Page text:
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Why Do You Need a Health Care Directive?

By Carl Trevison and Stephen Bearce

A heath care directive is a legal document that lets you express your health care preferences and, if you wish, designate authority to someone to make care decisions for you if you cannot make them yourself. Some may think this is needed only near the end of life, but that’s not its only use. There other times when it can prove useful:

  • Any time you become severely ill or incapacitated—even if for just a short time period
  • If you are a young adult who is over 18 and heading to college

Health care directives generally do three things:

  • One part, often referred to as a living will, lets you express your preferences about end-of-life care if you become unable to make decisions yourself.
  • A power of attorney (POA) for health care (also known as a durable POA for health care or health care proxy) lets you designate a trusted person to make decisions for you when you are unable to communicate or make them yourself.
  • A privacy authorization under the Health Insurance Portability and Accountability Act (HIPAA) makes it possible for health care providers to share private medical information with the agent you designate.

Short-term incapacitation

While the coronavirus is top-of-mind, other serious illnesses or limiting medical conditions could create incapacitation. Examples include surgery that will require a longer-than-usual recovery period, cancer treatments, side effects from specific medications, and mental health issues.

During such times, it may give you peace of mind to have someone you trust who will be able to communicate with medical professionals, share that information with you later, and even make decisions for you if necessary.

Potential benefits include:

  • Helping to ensure that doctors communicate important medical information with your agent, who can keep other family members or caregivers informed.
  • Allowing an authorized person to communicate with insurance companies, billing departments, and pharmacies, and schedule appointments on your behalf.

This documentation can be especially important for unmarried individuals. Designating someone in advance is important—not just for you, but so children, parents, partners, friends, or others who care about you are not left powerless to help.

Health care directive for an adult child

If your child is age 18 or older, you may want to make sure he or she executes a health care directive and names an agent, either you or a trusted friend or relation, who can make decisions.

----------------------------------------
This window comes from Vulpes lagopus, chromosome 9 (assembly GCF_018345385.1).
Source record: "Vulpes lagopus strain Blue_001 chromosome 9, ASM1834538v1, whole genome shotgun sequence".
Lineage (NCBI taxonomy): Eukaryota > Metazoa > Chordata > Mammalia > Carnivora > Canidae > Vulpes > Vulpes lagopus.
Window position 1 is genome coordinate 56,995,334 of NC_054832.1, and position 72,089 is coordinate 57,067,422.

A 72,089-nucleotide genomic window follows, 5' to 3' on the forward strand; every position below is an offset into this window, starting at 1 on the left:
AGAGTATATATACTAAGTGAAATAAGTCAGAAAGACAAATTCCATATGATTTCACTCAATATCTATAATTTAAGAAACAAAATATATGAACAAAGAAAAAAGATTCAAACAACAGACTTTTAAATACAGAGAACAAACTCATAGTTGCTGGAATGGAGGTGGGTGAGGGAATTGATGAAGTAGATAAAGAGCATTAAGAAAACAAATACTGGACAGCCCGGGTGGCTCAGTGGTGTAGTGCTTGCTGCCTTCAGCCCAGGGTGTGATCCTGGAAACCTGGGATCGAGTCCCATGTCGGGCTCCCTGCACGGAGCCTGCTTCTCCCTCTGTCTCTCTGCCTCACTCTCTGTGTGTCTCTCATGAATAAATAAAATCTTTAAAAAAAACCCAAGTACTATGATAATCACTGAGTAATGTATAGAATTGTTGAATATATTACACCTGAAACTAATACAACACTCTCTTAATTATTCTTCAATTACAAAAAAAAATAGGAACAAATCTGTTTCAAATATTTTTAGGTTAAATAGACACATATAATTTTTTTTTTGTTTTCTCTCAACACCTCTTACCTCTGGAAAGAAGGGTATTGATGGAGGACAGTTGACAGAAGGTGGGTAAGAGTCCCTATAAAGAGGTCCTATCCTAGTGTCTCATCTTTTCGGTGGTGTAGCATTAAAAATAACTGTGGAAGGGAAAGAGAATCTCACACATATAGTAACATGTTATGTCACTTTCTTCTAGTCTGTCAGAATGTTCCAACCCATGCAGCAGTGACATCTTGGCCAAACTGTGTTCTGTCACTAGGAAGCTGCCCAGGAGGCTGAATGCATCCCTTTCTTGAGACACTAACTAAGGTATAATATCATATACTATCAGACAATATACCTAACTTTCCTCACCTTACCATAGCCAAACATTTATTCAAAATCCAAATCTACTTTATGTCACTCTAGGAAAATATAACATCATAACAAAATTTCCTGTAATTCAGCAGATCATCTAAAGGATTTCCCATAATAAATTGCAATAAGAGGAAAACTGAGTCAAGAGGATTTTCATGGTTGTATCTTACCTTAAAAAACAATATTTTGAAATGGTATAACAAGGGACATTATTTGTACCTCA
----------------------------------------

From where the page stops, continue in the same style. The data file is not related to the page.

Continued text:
This is important to ensure that parents, if named as agent, retain the ability to talk with doctors and hospitals and make health care decisions if your child is unable to communicate or incapable of making decisions on their own. It’s a scenario a parent never wants to consider, but you will be thankful for this document if you ever need it.

You may also want to consider the need for parents to communicate with doctors, hospitals, pharmacies, and insurance companies. HIPAA prevents medical care providers and insurance companies from releasing information about a person’s medical records or current condition unless authorization has been given. In many families, young adults understand why it’s beneficial to ensure that parents can help in the event of a serious illness or medical emergency.

Protecting yourself just makes sense

Creating a health care directive can be part of a wider conversation about estate planning strategies. You will want to consult trusted professionals, including your financial advisor, estate planning attorney, and accountant. They know questions to ask and can help you avoid potential pitfalls.

Wells Fargo Advisors does not provide legal or tax advice. Any estate plan should be reviewed by an attorney who specializes in estate planning and is licensed to practice law in your state.

This article was written by/for Wells Fargo Advisors and provided courtesy of Carl M. Trevisan, Managing Director-Investments and Stephen M. Bearce, First Vice President- Investments in Alexandria, VA at 800-247-8602.

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• Not Insured by the FDIC or Any Federal Government Agency

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• Subject to Investment Risks, Including Possible Loss of the Principal Amount Invested

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